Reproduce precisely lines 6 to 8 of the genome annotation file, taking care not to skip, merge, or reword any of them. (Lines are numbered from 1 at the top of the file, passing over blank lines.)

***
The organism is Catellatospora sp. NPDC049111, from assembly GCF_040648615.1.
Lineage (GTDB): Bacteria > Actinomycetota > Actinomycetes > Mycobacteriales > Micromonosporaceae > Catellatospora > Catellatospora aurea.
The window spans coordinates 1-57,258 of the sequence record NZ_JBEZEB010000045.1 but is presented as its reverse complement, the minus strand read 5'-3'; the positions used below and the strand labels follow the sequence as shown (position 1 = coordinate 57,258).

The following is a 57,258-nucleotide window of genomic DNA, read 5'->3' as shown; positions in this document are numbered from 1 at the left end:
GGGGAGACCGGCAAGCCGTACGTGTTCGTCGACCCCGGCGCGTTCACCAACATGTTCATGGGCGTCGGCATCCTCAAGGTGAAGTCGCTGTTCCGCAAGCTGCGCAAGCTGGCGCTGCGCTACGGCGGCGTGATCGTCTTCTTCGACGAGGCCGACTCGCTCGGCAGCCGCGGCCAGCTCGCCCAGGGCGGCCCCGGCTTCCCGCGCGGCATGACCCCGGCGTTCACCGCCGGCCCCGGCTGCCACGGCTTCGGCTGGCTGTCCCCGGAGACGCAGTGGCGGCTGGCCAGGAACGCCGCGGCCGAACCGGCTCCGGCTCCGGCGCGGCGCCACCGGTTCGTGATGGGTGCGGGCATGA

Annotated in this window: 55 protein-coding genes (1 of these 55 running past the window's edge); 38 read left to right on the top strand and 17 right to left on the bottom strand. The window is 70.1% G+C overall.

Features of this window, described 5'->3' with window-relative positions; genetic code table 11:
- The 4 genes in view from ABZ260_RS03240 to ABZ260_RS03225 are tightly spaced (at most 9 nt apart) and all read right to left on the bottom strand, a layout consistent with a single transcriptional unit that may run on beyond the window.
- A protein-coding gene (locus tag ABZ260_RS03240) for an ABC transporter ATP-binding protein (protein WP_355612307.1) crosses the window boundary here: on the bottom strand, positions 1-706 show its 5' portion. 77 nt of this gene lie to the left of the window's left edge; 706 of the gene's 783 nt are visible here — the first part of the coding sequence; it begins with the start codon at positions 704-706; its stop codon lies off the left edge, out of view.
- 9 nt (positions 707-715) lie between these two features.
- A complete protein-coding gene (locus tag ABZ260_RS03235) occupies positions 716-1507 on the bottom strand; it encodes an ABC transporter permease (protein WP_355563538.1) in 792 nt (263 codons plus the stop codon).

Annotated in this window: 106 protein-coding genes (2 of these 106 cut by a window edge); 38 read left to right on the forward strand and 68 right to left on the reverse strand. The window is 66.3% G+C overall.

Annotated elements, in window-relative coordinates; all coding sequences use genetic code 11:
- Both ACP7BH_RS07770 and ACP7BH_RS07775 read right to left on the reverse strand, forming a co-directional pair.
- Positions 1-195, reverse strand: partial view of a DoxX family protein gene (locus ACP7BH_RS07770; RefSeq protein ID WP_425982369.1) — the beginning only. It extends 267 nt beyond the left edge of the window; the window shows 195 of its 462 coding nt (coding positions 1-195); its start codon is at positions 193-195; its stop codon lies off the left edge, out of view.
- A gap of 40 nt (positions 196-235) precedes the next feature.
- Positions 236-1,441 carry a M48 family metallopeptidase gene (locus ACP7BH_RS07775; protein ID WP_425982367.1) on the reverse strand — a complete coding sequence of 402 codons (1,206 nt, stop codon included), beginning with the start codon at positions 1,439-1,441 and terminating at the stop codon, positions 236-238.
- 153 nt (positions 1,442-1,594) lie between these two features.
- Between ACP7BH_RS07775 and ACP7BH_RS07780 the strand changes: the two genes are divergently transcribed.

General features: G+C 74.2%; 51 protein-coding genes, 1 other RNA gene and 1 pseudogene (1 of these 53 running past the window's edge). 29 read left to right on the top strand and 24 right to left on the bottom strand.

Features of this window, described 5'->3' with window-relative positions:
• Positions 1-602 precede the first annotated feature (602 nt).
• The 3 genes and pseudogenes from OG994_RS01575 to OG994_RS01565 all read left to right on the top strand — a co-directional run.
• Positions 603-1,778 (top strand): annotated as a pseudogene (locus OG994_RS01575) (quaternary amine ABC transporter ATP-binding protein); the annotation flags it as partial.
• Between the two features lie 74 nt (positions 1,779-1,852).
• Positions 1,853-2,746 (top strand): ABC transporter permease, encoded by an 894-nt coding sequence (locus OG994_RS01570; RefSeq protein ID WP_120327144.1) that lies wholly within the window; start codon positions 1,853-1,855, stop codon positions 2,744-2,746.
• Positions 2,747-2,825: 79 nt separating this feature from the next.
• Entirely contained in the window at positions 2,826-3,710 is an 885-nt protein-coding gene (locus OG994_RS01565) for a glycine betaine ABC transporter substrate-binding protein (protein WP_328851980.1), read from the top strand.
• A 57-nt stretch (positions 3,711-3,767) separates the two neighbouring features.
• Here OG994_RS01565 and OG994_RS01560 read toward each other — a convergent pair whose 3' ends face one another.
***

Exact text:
Annotated in this window: 55 protein-coding genes (1 of these 55 running past the window's edge); 38 read left to right on the top strand and 17 right to left on the bottom strand. The window is 70.1% G+C overall.

Features of this window, described 5'->3' with window-relative positions; genetic code table 11:
- The 4 genes in view from ABZ260_RS03240 to ABZ260_RS03225 are tightly spaced (at most 9 nt apart) and all read right to left on the bottom strand, a layout consistent with a single transcriptional unit that may run on beyond the window.